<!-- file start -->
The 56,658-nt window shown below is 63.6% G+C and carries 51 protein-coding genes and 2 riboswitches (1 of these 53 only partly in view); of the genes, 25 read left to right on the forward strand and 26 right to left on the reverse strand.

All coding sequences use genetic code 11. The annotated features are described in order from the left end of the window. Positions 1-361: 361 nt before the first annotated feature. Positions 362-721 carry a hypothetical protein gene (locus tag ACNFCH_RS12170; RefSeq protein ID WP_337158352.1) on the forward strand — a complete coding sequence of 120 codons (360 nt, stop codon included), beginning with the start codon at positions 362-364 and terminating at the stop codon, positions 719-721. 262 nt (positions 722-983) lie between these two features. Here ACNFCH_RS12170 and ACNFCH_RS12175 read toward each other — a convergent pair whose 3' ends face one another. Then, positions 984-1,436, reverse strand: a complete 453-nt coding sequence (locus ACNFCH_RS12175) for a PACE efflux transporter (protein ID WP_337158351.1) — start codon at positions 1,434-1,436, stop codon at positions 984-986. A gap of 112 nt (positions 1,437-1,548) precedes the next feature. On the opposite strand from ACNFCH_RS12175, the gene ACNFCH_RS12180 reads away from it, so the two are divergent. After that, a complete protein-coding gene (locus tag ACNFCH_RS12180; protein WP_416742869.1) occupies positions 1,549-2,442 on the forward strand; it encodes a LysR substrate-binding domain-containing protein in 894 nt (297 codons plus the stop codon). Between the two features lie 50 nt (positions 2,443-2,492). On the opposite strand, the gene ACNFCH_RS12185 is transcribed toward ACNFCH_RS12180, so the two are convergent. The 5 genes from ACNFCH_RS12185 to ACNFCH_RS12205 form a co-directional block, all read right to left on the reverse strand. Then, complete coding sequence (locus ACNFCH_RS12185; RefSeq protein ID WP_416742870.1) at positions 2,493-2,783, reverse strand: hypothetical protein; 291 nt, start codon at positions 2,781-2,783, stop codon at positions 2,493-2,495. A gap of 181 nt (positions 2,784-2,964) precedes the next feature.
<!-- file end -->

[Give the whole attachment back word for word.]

The 56,658-nt window shown below is 63.6% G+C and carries 51 protein-coding genes and 2 riboswitches (1 of these 53 only partly in view); of the genes, 25 read left to right on the forward strand and 26 right to left on the reverse strand.

All coding sequences use genetic code 11. The annotated features are described in order from the left end of the window. Positions 1-361: 361 nt before the first annotated feature. Positions 362-721 carry a hypothetical protein gene (locus tag ACNFCH_RS12170; RefSeq protein ID WP_337158352.1) on the forward strand — a complete coding sequence of 120 codons (360 nt, stop codon included), beginning with the start codon at positions 362-364 and terminating at the stop codon, positions 719-721. 262 nt (positions 722-983) lie between these two features. Here ACNFCH_RS12170 and ACNFCH_RS12175 read toward each other — a convergent pair whose 3' ends face one another. Then, positions 984-1,436, reverse strand: a complete 453-nt coding sequence (locus ACNFCH_RS12175) for a PACE efflux transporter (protein ID WP_337158351.1) — start codon at positions 1,434-1,436, stop codon at positions 984-986. A gap of 112 nt (positions 1,437-1,548) precedes the next feature. On the opposite strand from ACNFCH_RS12175, the gene ACNFCH_RS12180 reads away from it, so the two are divergent. After that, a complete protein-coding gene (locus tag ACNFCH_RS12180; protein WP_416742869.1) occupies positions 1,549-2,442 on the forward strand; it encodes a LysR substrate-binding domain-containing protein in 894 nt (297 codons plus the stop codon). Between the two features lie 50 nt (positions 2,443-2,492). On the opposite strand, the gene ACNFCH_RS12185 is transcribed toward ACNFCH_RS12180, so the two are convergent. The 5 genes from ACNFCH_RS12185 to ACNFCH_RS12205 form a co-directional block, all read right to left on the reverse strand. Then, complete coding sequence (locus ACNFCH_RS12185; RefSeq protein ID WP_416742870.1) at positions 2,493-2,783, reverse strand: hypothetical protein; 291 nt, start codon at positions 2,781-2,783, stop codon at positions 2,493-2,495. A gap of 181 nt (positions 2,784-2,964) precedes the next feature.